Campus Corner

Brandon Lee headlines otherwise thin recruiting class of Mizzou linebackers

Updated: 2014-02-14T01:10:19Z


The Kansas City Star

Editor’s note: This is the third in a series of stories examining Missouri’s new football recruits.

During the 2014 recruiting cycle, Missouri only signed two linebackers.

That’s the bad news, but the good news is that Brandon Lee — a 6-foot-2, 215-pound specimen from Indianapolis — is expected to become a key player and even enrolled early. That means, he’s already on campus and will have the benefit of spring football in addition to a full summer of workouts.

“Brandon Lee is one of the top 20 outside linebackers in the country,” senior writer Jeremy Crabtree said. “He’s a top 300 prospect and a member of the ESPN 300, so he’s — without a doubt — the headliner at that position.”

Meanwhile, Missouri also inked Roderick Winters (5-11, 195) from Bowie High School in Arlington, Texas, to provide depth at a spot in need of it after losing two starters — the program’s 10th all-time leading tackler, Andrew Wilson, and three-year starter Donovan Bonner — to graduation.

The Tigers return one starter at linebacker in Kentrell Brothers (6-1, 240), who will be a junior. He was fourth on the team with 70 tackles, including 6 1/2 for a loss, last season.Darvin Ruise (6-1, 240), who will be a senior, wasn’t officially a starter, but he saw the field a lot and finished with 44 tackles in a reserve role.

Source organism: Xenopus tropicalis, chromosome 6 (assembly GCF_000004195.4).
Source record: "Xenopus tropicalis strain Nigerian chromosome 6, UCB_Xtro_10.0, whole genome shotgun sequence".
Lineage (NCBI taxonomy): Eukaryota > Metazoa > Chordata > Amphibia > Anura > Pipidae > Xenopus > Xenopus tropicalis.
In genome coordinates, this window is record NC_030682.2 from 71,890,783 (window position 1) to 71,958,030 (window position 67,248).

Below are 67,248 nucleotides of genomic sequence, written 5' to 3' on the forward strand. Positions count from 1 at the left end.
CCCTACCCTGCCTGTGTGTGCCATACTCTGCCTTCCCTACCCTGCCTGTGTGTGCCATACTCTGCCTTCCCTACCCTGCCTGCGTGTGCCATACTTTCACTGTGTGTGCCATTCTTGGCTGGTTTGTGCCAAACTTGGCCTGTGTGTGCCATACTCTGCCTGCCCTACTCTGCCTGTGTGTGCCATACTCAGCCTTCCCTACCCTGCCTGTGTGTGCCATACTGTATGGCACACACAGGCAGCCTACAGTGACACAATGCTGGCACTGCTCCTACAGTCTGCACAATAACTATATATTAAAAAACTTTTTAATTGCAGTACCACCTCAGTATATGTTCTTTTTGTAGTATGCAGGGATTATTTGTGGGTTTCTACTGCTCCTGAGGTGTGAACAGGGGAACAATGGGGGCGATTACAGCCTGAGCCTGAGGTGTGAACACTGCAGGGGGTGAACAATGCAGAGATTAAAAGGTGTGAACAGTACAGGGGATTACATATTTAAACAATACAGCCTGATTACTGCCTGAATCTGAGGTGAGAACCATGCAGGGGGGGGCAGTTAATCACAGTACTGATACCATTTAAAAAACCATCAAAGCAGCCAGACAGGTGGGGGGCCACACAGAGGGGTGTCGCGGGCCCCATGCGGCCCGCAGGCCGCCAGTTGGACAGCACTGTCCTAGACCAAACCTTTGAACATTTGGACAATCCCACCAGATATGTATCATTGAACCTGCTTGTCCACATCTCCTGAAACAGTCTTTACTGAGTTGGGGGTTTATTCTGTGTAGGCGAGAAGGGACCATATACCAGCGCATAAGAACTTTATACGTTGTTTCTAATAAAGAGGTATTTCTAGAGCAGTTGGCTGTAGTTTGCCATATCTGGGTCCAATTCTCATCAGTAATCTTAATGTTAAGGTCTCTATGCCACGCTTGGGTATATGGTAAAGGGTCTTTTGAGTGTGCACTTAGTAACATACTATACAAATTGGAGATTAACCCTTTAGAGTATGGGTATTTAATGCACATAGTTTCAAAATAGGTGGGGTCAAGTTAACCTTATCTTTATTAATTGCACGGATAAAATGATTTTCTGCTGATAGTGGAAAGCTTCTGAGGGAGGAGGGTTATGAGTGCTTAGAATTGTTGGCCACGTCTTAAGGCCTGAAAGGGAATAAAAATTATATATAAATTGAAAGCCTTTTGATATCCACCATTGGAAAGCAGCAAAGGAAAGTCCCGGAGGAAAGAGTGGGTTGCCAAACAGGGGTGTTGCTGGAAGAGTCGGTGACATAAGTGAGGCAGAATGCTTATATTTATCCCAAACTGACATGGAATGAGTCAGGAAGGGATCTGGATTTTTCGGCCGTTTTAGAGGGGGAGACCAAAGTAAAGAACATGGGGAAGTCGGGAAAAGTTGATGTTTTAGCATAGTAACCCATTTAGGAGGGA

Missouri also returns several other linebackers who saw the field in a reserve capacity or as a special teams contributor. That group includes Michael Scherer (6-3, 235), Donavin Newsom (6-2, 230) and Clarence Green (6-0, 225).

The Tigers also have a handful of younger players on the roster at linebacker — Eric Beisel (6-3, 235), Joey Burkett (6-2, 205), Tanner Hull (6-0, 215) from O’Hara and Christian Williams (6-0, 235).

“Defensive end and linebacker has never been a huge issue for the Tigers, because they do such a good job developing their kids and turning them into good players,” Crabtree said. “They take kind of the raw clay and form it into something. That’s one thing they do a tremendous job at there.”

To reach Tod Palmer, call 816-234-4389 or send email to Follow him at

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